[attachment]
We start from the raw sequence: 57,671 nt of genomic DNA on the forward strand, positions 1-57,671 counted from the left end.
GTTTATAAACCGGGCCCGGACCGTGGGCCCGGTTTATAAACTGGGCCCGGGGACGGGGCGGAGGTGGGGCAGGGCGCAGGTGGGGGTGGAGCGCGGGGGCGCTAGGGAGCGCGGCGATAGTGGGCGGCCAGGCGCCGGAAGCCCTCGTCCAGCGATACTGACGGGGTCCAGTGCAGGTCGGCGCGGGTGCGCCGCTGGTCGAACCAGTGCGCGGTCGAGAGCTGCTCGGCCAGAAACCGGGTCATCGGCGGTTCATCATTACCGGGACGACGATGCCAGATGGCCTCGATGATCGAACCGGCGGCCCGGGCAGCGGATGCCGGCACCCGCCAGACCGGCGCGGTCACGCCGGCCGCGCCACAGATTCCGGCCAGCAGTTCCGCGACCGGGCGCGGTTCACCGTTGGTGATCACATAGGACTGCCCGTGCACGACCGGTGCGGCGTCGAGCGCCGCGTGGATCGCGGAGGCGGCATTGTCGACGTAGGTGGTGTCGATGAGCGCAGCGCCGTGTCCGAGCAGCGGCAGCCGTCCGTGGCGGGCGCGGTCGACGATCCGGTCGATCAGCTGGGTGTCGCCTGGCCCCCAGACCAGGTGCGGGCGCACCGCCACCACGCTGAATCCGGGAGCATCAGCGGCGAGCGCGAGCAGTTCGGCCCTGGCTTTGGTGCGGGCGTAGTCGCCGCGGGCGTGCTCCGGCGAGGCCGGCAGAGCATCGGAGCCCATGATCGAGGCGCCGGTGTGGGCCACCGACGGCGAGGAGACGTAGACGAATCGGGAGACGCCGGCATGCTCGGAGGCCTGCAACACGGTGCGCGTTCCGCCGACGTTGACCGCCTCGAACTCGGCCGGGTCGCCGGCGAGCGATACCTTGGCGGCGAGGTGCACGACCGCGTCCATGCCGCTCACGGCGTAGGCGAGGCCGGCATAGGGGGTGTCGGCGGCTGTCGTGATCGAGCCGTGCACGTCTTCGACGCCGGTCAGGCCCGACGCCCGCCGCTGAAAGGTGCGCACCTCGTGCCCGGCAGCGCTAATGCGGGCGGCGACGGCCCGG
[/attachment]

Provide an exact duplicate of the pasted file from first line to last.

We start from the raw sequence: 57,671 nt of genomic DNA on the forward strand, positions 1-57,671 counted from the left end.
GTTTATAAACCGGGCCCGGACCGTGGGCCCGGTTTATAAACTGGGCCCGGGGACGGGGCGGAGGTGGGGCAGGGCGCAGGTGGGGGTGGAGCGCGGGGGCGCTAGGGAGCGCGGCGATAGTGGGCGGCCAGGCGCCGGAAGCCCTCGTCCAGCGATACTGACGGGGTCCAGTGCAGGTCGGCGCGGGTGCGCCGCTGGTCGAACCAGTGCGCGGTCGAGAGCTGCTCGGCCAGAAACCGGGTCATCGGCGGTTCATCATTACCGGGACGACGATGCCAGATGGCCTCGATGATCGAACCGGCGGCCCGGGCAGCGGATGCCGGCACCCGCCAGACCGGCGCGGTCACGCCGGCCGCGCCACAGATTCCGGCCAGCAGTTCCGCGACCGGGCGCGGTTCACCGTTGGTGATCACATAGGACTGCCCGTGCACGACCGGTGCGGCGTCGAGCGCCGCGTGGATCGCGGAGGCGGCATTGTCGACGTAGGTGGTGTCGATGAGCGCAGCGCCGTGTCCGAGCAGCGGCAGCCGTCCGTGGCGGGCGCGGTCGACGATCCGGTCGATCAGCTGGGTGTCGCCTGGCCCCCAGACCAGGTGCGGGCGCACCGCCACCACGCTGAATCCGGGAGCATCAGCGGCGAGCGCGAGCAGTTCGGCCCTGGCTTTGGTGCGGGCGTAGTCGCCGCGGGCGTGCTCCGGCGAGGCCGGCAGAGCATCGGAGCCCATGATCGAGGCGCCGGTGTGGGCCACCGACGGCGAGGAGACGTAGACGAATCGGGAGACGCCGGCATGCTCGGAGGCCTGCAACACGGTGCGCGTTCCGCCGACGTTGACCGCCTCGAACTCGGCCGGGTCGCCGGCGAGCGATACCTTGGCGGCGAGGTGCACGACCGCGTCCATGCCGCTCACGGCGTAGGCGAGGCCGGCATAGGGGGTGTCGGCGGCTGTCGTGATCGAGCCGTGCACGTCTTCGACGCCGGTCAGGCCCGACGCCCGCCGCTGAAAGGTGCGCACCTCGTGCCCGGCAGCGCTAATGCGGGCGGCGACGGCCCGG